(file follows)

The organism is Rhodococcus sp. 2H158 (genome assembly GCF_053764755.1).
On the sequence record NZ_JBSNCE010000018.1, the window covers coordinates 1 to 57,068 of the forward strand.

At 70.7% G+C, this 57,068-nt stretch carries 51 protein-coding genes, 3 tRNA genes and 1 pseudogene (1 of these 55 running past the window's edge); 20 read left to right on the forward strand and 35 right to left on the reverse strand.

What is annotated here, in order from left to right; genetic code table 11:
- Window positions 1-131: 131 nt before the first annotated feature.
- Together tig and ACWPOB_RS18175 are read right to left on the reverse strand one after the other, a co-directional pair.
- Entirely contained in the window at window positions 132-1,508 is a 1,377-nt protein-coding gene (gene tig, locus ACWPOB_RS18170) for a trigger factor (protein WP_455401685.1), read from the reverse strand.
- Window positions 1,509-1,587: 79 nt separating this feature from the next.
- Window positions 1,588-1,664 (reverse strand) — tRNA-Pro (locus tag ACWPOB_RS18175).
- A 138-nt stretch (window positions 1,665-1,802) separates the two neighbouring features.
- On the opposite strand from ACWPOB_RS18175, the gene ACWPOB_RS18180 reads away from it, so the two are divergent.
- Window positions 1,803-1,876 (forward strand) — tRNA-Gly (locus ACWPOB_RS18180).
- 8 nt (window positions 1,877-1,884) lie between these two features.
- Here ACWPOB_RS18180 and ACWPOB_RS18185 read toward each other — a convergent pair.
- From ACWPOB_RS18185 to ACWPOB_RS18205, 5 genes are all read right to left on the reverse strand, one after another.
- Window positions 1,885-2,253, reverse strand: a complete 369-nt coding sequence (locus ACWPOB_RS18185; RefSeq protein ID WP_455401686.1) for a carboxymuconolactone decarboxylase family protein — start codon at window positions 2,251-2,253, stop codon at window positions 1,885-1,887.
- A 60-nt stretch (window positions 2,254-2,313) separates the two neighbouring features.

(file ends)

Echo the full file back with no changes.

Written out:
The organism is Rhodococcus sp. 2H158 (genome assembly GCF_053764755.1).
On the sequence record NZ_JBSNCE010000018.1, the window covers coordinates 1 to 57,068 of the forward strand.

At 70.7% G+C, this 57,068-nt stretch carries 51 protein-coding genes, 3 tRNA genes and 1 pseudogene (1 of these 55 running past the window's edge); 20 read left to right on the forward strand and 35 right to left on the reverse strand.

What is annotated here, in order from left to right; genetic code table 11:
- Window positions 1-131: 131 nt before the first annotated feature.
- Together tig and ACWPOB_RS18175 are read right to left on the reverse strand one after the other, a co-directional pair.
- Entirely contained in the window at window positions 132-1,508 is a 1,377-nt protein-coding gene (gene tig, locus ACWPOB_RS18170) for a trigger factor (protein WP_455401685.1), read from the reverse strand.
- Window positions 1,509-1,587: 79 nt separating this feature from the next.
- Window positions 1,588-1,664 (reverse strand) — tRNA-Pro (locus tag ACWPOB_RS18175).
- A 138-nt stretch (window positions 1,665-1,802) separates the two neighbouring features.
- On the opposite strand from ACWPOB_RS18175, the gene ACWPOB_RS18180 reads away from it, so the two are divergent.
- Window positions 1,803-1,876 (forward strand) — tRNA-Gly (locus ACWPOB_RS18180).
- 8 nt (window positions 1,877-1,884) lie between these two features.
- Here ACWPOB_RS18180 and ACWPOB_RS18185 read toward each other — a convergent pair.
- From ACWPOB_RS18185 to ACWPOB_RS18205, 5 genes are all read right to left on the reverse strand, one after another.
- Window positions 1,885-2,253, reverse strand: a complete 369-nt coding sequence (locus ACWPOB_RS18185; RefSeq protein ID WP_455401686.1) for a carboxymuconolactone decarboxylase family protein — start codon at window positions 2,251-2,253, stop codon at window positions 1,885-1,887.
- A 60-nt stretch (window positions 2,254-2,313) separates the two neighbouring features.